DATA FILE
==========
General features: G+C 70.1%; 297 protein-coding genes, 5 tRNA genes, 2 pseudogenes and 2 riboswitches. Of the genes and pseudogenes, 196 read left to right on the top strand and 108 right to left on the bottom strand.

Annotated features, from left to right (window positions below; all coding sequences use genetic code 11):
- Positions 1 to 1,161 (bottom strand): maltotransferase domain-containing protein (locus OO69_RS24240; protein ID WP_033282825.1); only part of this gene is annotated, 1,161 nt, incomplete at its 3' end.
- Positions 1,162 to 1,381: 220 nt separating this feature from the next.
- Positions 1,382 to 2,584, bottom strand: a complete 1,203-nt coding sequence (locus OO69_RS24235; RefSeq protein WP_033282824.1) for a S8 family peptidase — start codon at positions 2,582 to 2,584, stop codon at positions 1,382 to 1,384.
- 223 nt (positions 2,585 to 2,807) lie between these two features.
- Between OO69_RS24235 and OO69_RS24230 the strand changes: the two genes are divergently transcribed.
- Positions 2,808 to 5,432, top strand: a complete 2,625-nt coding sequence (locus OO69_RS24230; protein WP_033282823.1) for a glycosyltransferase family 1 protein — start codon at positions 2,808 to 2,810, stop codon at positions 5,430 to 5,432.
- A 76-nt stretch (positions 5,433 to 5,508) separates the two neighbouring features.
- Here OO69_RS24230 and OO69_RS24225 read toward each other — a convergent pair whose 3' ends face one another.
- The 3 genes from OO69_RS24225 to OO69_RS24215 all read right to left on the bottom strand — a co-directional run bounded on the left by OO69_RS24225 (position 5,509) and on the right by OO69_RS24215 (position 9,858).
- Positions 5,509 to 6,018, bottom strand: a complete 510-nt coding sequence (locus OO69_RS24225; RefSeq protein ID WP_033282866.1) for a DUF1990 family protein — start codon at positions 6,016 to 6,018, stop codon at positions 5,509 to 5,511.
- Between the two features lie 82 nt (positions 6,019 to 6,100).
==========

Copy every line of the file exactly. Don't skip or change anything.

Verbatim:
General features: G+C 70.1%; 297 protein-coding genes, 5 tRNA genes, 2 pseudogenes and 2 riboswitches. Of the genes and pseudogenes, 196 read left to right on the top strand and 108 right to left on the bottom strand.

Annotated features, from left to right (window positions below; all coding sequences use genetic code 11):
- Positions 1 to 1,161 (bottom strand): maltotransferase domain-containing protein (locus OO69_RS24240; protein ID WP_033282825.1); only part of this gene is annotated, 1,161 nt, incomplete at its 3' end.
- Positions 1,162 to 1,381: 220 nt separating this feature from the next.
- Positions 1,382 to 2,584, bottom strand: a complete 1,203-nt coding sequence (locus OO69_RS24235; RefSeq protein WP_033282824.1) for a S8 family peptidase — start codon at positions 2,582 to 2,584, stop codon at positions 1,382 to 1,384.
- 223 nt (positions 2,585 to 2,807) lie between these two features.
- Between OO69_RS24235 and OO69_RS24230 the strand changes: the two genes are divergently transcribed.
- Positions 2,808 to 5,432, top strand: a complete 2,625-nt coding sequence (locus OO69_RS24230; protein WP_033282823.1) for a glycosyltransferase family 1 protein — start codon at positions 2,808 to 2,810, stop codon at positions 5,430 to 5,432.
- A 76-nt stretch (positions 5,433 to 5,508) separates the two neighbouring features.
- Here OO69_RS24230 and OO69_RS24225 read toward each other — a convergent pair whose 3' ends face one another.
- The 3 genes from OO69_RS24225 to OO69_RS24215 all read right to left on the bottom strand — a co-directional run bounded on the left by OO69_RS24225 (position 5,509) and on the right by OO69_RS24215 (position 9,858).
- Positions 5,509 to 6,018, bottom strand: a complete 510-nt coding sequence (locus OO69_RS24225; RefSeq protein ID WP_033282866.1) for a DUF1990 family protein — start codon at positions 6,016 to 6,018, stop codon at positions 5,509 to 5,511.
- Between the two features lie 82 nt (positions 6,019 to 6,100).